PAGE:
September 18, 2019

How Fundraising Gets People Involved

Working in nonprofits and fundraising can sometimes feel isolating - especially because you feel like you are constantly fundraising and asking others for money. It can lead to a lot of doors shut in your face and otherwise good people hanging up on you mid-sentence.

Without fundraising, though, your organization wouldn’t be able to put on events that benefit the whole community, or introduce projects that provide community-wide benefits. Things that everyone, whether they know it or not, appreciates. 

Love it or hate it, fundraising is vital to the work you are doing, as well as the larger communities we all live and work in. In fact, fundraising is actually one of the best ways to evangelize a community around a common cause, and get them more involved in your organization. 

When people get involved in your organization’s fundraising process, it can galvanize them and your surrounding community to support and be excited to do so, which in turn can help reinvigorate your own excitement about what your organization is doing, creating a feedback loop of positive reinforcement! 

Here are a few of the specific ways efforts like portrait fundraising gets people involved! 

1. Hosting Events Fosters Community 

One of the best things about hosting an event of any kind is that it can energize your community around a date, time, and communal experience. Nothing is better for fostering community than creating space for people to come together, united by an idea or concept. An ice cream social, for example, unites people around something everyone can agree on: ice cream! Portrait fundraising, as another example, unites your community around family fun and happy memories, and can be incorporated as one smaller part of a larger event, or the main event itself. 

2. Participation Breeds Intent

Once you have invited members of your staff, community, congregation, or neighborhood to an event, and they decide to attend, they actually become more invested in your organization - whether they know or it not. Simply by attending and participating in your fundraising, they will now be more dialed into what your organization is trying to accomplish, whether that just means following how the funding they helped raise is used or actually getting involved to see a project come to fruition. Simply by participating in a raise, they now have a mental link to follow up on the results!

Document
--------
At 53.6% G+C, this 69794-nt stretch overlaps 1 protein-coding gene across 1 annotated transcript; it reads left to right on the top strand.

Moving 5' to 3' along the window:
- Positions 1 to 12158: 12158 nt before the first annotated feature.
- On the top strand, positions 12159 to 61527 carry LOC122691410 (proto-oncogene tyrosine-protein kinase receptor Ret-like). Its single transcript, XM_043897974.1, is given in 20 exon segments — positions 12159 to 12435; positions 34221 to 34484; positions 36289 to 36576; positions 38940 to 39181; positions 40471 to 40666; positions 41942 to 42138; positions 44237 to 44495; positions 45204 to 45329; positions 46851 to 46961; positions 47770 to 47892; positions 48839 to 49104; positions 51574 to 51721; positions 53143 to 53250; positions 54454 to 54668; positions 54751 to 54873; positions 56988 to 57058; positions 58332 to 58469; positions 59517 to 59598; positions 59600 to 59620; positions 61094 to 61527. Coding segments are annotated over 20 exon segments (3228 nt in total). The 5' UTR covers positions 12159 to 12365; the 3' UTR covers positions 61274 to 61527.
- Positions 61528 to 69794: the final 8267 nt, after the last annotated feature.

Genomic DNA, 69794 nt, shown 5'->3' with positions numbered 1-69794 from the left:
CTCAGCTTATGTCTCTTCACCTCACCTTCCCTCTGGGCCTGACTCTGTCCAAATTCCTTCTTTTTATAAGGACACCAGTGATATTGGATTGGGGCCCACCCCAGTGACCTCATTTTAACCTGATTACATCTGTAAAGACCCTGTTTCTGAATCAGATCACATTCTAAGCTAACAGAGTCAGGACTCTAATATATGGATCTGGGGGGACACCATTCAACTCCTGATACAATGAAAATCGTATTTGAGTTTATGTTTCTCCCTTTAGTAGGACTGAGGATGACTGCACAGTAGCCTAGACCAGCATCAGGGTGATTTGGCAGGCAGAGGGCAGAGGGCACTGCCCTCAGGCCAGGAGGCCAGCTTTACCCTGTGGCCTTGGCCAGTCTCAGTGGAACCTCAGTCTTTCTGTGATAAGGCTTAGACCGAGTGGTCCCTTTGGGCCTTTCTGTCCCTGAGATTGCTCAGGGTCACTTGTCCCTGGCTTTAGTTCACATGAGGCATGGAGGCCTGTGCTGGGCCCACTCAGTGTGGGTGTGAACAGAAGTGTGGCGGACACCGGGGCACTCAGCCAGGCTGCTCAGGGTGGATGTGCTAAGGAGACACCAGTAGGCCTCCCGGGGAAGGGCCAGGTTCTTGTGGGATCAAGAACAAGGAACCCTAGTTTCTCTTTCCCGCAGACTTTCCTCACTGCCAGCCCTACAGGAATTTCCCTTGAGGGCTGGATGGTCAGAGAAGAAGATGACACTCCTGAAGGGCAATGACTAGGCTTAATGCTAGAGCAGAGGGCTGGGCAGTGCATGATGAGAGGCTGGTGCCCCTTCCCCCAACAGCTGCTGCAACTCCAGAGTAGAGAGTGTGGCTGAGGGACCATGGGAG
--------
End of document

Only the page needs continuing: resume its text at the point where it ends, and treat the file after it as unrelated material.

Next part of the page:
3. Ambassadorship Encourages Advocacy

Another way that fundraising fosters community participation is when you ask your attendees and staff to reach out to their own communities to pitch in. Using a referral program to encourage participation is a great way to engage your community to become advocates in your cause through their own activity. If people participating are encouraged to sell twenty tickets to an event in order to reach their own personal goal, those people will be that much more eager to reach out to their own friends and family to get them to pitch in. 

Real World Example: 

Let’s say you are hosting a portrait fundraising to help raise money for a new building at your church. You want your congregation to pitch in, so you invite them to each try and sign up five portrait participants from their own personal networks. Each member who contributes will be that much more invested in the church getting its new building, because it will be part of their own personal story. “I got not just five, but seven of my friends to sign up for portraits so we can get the church it’s new building!” 

If you don’t believe us, look at the success of girl scout cookies - not only are those cookies delicious, but you even feel guilty if you don’t help little Susie sell those last five hundred boxes, and we don’t even know why. 

Final Thoughts

Hosting events of any kind is one of the best ways to get your community engaged with your organization. Hosting fundraising events, particularly ones with an ambassador referral incentive, increases participation and emotional investment in the success of your fundraising effort, which contributes to more engagement overall with your organization. 

It’s like getting more likes and followers on a social media account: the more people who are “following” your organization, the more who will be invested in your success, and the more active of a following you have, the more “engagement” you will get with your activities and efforts.

Created by The Social Brand
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